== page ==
This lobster is getting thrown back in the pool.
Darden Restaurants said on Friday it agreed to sell its Red Lobster seafood chain to private equity firm Golden Gate Capital for $2.1 billion in cash, defying pressure from an activist investor who opposed plans to shed the struggling restaurants.
Hedge fund Starboard Value LP had opposed a sale or spinoff of Red Lobster, saying such a move could destroy as much as $800 million of shareholder value.
Darden, which also owns the Olive Garden chain and other restaurants, said it expects net cash proceeds of about $1.6 billion from the sale, of which about $1 billion would be used to retire debt. The remainder would be used to buy back up to $700 million of shares in fiscal 2015.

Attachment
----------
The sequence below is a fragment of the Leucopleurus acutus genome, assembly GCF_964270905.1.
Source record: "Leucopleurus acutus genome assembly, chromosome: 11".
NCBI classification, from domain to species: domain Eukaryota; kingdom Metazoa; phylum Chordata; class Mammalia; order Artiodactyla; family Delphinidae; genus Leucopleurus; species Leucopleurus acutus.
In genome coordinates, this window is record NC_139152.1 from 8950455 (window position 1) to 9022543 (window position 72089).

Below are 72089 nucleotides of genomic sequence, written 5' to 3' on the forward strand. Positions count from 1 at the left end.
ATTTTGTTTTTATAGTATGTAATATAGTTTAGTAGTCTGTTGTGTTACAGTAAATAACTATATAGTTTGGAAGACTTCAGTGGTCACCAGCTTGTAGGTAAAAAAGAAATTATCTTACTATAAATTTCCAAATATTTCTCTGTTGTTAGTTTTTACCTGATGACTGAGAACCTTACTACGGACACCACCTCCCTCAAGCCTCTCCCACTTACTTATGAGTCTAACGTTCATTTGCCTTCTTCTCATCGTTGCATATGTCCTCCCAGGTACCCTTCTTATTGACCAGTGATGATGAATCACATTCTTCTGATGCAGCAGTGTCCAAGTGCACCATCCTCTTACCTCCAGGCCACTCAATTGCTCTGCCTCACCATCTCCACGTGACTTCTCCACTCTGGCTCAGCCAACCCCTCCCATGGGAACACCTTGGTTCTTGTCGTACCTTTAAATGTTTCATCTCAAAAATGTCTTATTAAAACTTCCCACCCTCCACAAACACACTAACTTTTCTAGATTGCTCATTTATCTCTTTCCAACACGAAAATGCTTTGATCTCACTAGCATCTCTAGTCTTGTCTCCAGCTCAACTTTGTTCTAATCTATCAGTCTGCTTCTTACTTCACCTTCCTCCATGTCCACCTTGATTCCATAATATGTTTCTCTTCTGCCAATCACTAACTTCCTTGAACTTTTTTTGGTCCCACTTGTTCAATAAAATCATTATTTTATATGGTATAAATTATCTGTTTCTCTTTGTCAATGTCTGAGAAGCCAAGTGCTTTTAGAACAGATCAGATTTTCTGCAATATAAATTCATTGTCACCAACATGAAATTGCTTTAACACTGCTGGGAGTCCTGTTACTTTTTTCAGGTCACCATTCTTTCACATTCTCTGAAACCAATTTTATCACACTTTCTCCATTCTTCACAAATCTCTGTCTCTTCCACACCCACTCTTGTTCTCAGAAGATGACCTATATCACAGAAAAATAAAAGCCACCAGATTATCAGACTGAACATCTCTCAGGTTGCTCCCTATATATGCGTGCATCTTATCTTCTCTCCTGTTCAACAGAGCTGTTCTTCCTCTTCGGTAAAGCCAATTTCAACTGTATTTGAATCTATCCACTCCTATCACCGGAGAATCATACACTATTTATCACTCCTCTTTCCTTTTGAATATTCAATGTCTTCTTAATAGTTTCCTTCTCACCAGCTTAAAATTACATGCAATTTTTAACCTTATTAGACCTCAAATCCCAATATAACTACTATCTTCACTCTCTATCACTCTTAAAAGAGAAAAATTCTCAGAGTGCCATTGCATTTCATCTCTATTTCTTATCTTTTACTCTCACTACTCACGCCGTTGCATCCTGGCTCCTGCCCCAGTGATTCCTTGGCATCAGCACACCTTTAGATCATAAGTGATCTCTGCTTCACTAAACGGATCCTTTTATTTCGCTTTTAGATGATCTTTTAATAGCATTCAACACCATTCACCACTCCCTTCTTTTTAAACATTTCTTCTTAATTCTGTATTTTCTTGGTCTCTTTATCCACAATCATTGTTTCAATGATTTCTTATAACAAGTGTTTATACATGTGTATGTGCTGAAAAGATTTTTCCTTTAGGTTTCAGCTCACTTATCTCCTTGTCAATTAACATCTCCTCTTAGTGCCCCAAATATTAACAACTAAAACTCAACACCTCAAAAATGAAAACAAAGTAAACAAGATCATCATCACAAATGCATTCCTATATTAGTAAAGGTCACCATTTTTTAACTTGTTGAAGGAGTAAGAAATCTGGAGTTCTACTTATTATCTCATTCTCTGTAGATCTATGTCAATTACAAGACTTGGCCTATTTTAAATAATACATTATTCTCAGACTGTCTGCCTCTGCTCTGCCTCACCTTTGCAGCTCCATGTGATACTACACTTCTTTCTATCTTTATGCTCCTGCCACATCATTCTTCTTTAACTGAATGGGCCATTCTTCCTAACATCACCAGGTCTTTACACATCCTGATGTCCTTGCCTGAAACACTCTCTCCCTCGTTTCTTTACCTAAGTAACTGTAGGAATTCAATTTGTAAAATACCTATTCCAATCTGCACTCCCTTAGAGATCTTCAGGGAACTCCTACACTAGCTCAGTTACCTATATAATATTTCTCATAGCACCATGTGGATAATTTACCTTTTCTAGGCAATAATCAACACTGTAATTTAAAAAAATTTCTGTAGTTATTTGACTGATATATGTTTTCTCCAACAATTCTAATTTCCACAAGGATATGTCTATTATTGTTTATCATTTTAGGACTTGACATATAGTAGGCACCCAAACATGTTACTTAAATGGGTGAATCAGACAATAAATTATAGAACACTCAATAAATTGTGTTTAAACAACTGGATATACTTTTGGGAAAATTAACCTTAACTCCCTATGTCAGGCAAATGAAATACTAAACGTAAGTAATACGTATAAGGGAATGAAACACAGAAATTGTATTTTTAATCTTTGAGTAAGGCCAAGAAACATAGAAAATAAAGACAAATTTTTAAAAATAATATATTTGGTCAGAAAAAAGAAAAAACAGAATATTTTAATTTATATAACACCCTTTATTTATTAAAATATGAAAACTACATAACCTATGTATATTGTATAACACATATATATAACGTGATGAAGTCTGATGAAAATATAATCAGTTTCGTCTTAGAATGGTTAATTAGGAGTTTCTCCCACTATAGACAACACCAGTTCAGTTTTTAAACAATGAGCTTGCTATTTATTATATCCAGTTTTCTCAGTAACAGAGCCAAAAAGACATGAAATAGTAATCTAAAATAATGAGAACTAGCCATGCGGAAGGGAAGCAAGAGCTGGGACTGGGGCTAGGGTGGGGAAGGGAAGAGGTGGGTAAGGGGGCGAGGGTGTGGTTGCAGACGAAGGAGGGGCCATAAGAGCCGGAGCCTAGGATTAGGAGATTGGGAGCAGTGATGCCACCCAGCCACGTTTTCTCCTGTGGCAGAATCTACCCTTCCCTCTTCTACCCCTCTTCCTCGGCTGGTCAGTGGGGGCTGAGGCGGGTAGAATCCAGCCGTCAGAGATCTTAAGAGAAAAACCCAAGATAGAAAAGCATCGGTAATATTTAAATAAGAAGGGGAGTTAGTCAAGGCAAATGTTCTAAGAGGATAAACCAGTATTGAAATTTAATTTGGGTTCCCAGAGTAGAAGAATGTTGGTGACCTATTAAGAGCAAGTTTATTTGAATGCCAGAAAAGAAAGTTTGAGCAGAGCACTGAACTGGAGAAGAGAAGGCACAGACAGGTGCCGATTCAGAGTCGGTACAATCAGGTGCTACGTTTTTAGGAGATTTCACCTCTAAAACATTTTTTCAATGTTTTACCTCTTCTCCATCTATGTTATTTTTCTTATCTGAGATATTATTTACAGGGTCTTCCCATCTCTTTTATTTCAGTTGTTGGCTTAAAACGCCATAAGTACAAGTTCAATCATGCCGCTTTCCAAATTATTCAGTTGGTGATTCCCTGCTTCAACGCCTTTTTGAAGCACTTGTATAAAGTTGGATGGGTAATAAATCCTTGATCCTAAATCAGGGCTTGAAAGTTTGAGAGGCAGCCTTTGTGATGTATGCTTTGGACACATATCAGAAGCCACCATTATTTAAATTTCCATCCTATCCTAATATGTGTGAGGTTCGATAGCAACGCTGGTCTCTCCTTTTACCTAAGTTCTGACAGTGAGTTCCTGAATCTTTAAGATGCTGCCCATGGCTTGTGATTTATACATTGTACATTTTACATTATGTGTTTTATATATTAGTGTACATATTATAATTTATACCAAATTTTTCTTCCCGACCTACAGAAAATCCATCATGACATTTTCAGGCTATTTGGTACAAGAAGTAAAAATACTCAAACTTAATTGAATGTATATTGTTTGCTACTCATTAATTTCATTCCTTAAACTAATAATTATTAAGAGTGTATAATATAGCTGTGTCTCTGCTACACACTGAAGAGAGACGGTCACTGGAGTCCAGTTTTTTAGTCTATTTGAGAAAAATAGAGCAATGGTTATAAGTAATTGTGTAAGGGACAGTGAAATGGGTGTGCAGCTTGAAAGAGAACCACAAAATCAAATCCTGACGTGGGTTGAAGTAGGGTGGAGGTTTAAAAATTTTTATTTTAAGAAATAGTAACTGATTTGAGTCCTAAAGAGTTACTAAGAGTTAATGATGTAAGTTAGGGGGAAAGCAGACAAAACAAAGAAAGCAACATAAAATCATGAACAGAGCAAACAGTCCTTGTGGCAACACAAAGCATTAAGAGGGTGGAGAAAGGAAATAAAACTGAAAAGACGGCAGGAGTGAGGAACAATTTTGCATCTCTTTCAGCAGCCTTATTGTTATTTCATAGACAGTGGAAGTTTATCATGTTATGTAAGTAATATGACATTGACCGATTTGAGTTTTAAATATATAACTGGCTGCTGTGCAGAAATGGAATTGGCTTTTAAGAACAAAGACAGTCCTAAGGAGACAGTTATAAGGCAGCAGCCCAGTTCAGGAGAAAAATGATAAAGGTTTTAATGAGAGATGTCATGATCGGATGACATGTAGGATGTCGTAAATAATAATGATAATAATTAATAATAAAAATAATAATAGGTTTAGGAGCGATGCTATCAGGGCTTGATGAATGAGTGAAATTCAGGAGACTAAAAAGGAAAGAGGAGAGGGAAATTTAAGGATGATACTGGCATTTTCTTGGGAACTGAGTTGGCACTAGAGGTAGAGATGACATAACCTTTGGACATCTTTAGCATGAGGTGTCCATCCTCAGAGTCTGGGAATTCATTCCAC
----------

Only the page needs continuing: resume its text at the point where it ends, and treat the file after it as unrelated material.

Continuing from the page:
Darden, the biggest U.S. operator of full-service restaurants, has been battling competition from "fast-casual" restaurants such as Chipotle Mexican Grill and Panera Bread. Red Lobster, whose sales have fallen in five of the last six quarters, contributed about 31 percent of Darden's total revenue in 2013. Today, there are more than 680 Red Lobster locations in the United States and Canada
Another activist investor, Barington Capital Group LP had pressed Darden to put its more-mature Red Lobster and Olive Garden chains into one company, and its higher-growth chains, including LongHorn Steakhouse and Capital Grille, into another.
Darden, which expects the deal to close in the first quarter of 2015, said it explored several options to separate Red Lobster, but concluded that the Golden Gate deal maximized the value of the business and its real estate assets.